How Are Dollar Changes Impacting Precious Metals?
The dollar’s jump
As we mentioned in the first part of this series, the US dollar rose against the British pound in the wake of market uncertainties following the recent terrorist attack in Manchester, England. To be sure, investors often choose the US dollar as a haven asset, or else they’ll choose gold and bonds. But a rise in interest in gold often has an adverse impact on dollar-denominated assets like gold and silver.
The DXY index, which measures the dollar (UUP) against a basket of six major world currencies, rose 0.38% on Tuesday, May 23. The DXY index has fallen about 0.77% over the past five trading days, and during that time, we’ve seen an overall rise in precious metals.
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As gold and the three other precious metals are all dollar-denominated assets, they usually slump with any increase in the dollar and rise with any fall in the dollar, given their inverse relationships. The higher the dollar surges, the more expensive it gets for the investors from other countries to invest in the currency, and then the demand for dollar-based assets drops. That said, a falling dollar can lure investors toward dollar assets.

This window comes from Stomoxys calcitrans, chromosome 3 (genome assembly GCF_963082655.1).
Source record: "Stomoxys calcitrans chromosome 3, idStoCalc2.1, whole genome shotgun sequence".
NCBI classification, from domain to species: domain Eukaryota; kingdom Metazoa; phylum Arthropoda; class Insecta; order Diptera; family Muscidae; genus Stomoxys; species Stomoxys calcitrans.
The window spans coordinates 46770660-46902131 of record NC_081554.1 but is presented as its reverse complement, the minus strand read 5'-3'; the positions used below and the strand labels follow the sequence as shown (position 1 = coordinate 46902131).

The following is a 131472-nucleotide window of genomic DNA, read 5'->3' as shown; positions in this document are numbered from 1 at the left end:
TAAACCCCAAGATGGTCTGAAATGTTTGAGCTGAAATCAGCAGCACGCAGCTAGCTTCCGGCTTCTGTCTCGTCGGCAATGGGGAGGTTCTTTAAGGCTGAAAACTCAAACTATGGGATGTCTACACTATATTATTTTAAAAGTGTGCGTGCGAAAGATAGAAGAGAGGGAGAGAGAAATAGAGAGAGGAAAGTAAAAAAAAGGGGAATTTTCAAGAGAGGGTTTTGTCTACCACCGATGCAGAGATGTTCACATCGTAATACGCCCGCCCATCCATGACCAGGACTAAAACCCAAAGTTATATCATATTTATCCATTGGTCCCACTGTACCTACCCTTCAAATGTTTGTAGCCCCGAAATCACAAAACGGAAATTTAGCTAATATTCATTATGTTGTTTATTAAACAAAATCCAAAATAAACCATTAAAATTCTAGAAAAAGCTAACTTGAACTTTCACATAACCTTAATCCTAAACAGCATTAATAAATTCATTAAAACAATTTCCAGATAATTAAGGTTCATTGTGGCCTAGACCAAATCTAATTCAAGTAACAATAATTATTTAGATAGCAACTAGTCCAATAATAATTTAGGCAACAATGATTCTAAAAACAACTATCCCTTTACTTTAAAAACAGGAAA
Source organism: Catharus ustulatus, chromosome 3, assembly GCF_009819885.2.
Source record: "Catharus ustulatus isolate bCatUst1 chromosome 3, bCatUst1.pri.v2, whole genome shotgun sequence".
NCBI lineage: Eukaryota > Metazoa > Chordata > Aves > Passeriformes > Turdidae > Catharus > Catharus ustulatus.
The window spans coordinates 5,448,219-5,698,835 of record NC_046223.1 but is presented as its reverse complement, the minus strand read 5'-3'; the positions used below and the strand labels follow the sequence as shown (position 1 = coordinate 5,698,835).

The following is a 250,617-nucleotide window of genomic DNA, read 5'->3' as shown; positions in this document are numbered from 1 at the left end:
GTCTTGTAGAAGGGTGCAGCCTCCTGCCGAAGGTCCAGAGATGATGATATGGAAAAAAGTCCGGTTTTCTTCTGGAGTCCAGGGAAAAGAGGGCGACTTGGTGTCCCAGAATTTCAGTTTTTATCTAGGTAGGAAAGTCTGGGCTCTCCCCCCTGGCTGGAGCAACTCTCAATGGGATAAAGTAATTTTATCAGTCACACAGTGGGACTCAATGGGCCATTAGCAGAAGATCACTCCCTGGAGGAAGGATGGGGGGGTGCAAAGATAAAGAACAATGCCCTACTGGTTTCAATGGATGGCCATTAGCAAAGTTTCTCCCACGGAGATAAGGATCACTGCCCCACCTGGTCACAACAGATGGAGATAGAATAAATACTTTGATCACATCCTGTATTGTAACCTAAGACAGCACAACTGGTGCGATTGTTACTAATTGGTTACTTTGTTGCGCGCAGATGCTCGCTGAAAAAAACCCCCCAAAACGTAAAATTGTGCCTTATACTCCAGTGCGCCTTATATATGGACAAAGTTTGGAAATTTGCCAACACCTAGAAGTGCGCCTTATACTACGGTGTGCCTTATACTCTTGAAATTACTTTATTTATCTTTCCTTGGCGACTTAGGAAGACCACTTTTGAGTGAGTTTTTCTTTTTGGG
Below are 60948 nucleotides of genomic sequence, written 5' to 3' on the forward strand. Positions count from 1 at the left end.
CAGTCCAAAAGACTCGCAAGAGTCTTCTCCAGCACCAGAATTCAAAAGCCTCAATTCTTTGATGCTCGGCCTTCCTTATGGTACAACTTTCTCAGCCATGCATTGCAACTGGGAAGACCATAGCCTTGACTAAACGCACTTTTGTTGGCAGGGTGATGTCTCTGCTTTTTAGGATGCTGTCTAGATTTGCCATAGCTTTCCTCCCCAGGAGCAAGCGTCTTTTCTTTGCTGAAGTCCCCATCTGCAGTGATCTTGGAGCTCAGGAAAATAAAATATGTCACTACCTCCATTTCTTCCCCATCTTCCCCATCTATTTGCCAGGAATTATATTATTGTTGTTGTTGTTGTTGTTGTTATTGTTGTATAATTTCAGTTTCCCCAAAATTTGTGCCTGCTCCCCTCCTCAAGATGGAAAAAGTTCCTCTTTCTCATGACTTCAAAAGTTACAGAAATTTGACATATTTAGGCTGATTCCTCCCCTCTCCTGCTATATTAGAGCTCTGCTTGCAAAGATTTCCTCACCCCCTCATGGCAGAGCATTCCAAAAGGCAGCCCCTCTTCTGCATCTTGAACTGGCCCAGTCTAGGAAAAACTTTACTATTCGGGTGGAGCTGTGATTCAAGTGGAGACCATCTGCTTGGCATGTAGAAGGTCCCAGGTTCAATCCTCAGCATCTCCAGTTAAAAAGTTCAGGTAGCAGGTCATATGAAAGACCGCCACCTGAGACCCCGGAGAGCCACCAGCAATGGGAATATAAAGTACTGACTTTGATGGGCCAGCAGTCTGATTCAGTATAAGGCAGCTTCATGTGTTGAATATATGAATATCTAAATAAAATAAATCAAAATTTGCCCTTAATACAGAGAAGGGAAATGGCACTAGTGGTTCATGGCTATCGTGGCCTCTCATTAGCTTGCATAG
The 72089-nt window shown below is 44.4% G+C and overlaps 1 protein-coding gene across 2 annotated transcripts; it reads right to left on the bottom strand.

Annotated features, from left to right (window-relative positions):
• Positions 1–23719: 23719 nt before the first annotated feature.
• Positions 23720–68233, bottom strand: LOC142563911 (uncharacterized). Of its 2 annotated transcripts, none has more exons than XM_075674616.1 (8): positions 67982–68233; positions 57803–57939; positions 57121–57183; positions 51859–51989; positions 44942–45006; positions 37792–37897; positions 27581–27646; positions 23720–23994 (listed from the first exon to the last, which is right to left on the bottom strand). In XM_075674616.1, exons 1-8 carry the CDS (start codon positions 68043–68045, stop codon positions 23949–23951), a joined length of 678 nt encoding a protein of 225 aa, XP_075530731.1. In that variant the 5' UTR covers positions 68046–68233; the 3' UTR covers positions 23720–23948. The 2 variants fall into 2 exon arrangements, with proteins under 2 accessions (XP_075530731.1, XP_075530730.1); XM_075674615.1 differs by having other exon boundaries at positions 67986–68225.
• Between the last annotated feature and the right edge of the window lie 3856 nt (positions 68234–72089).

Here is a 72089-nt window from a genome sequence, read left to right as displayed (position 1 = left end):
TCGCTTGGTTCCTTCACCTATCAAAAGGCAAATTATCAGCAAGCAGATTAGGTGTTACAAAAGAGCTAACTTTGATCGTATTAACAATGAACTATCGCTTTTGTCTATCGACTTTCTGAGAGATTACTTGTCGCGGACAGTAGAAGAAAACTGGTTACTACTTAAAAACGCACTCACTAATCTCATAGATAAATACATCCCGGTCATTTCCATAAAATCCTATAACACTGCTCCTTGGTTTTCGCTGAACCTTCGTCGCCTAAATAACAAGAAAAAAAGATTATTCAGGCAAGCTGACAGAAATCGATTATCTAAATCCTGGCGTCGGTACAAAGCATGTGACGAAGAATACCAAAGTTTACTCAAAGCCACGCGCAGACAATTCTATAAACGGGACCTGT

Rises and falls in precious metals also significantly impact precious metal funds like the iShares Gold Trust (IAU) and the iShares Silver Trust (SLV), which fell 0.58% and 0.49%, respectively, on Tuesday, May 23.
Mining shares that fell on Tuesday due to the tumbling precious metals include Agnico Eagle Mines (AEM), Newmont Mining (NEM), Royal Gold (RGLD), and B2Gold (BTG). These four stocks fell 3.1%, 1.9%, 0.81%, and 2.4%, respectively, on Tuesday. Notably, these four miners combined make up about 16.5% of the VanEck Vectors Gold Miners Fund (GDX).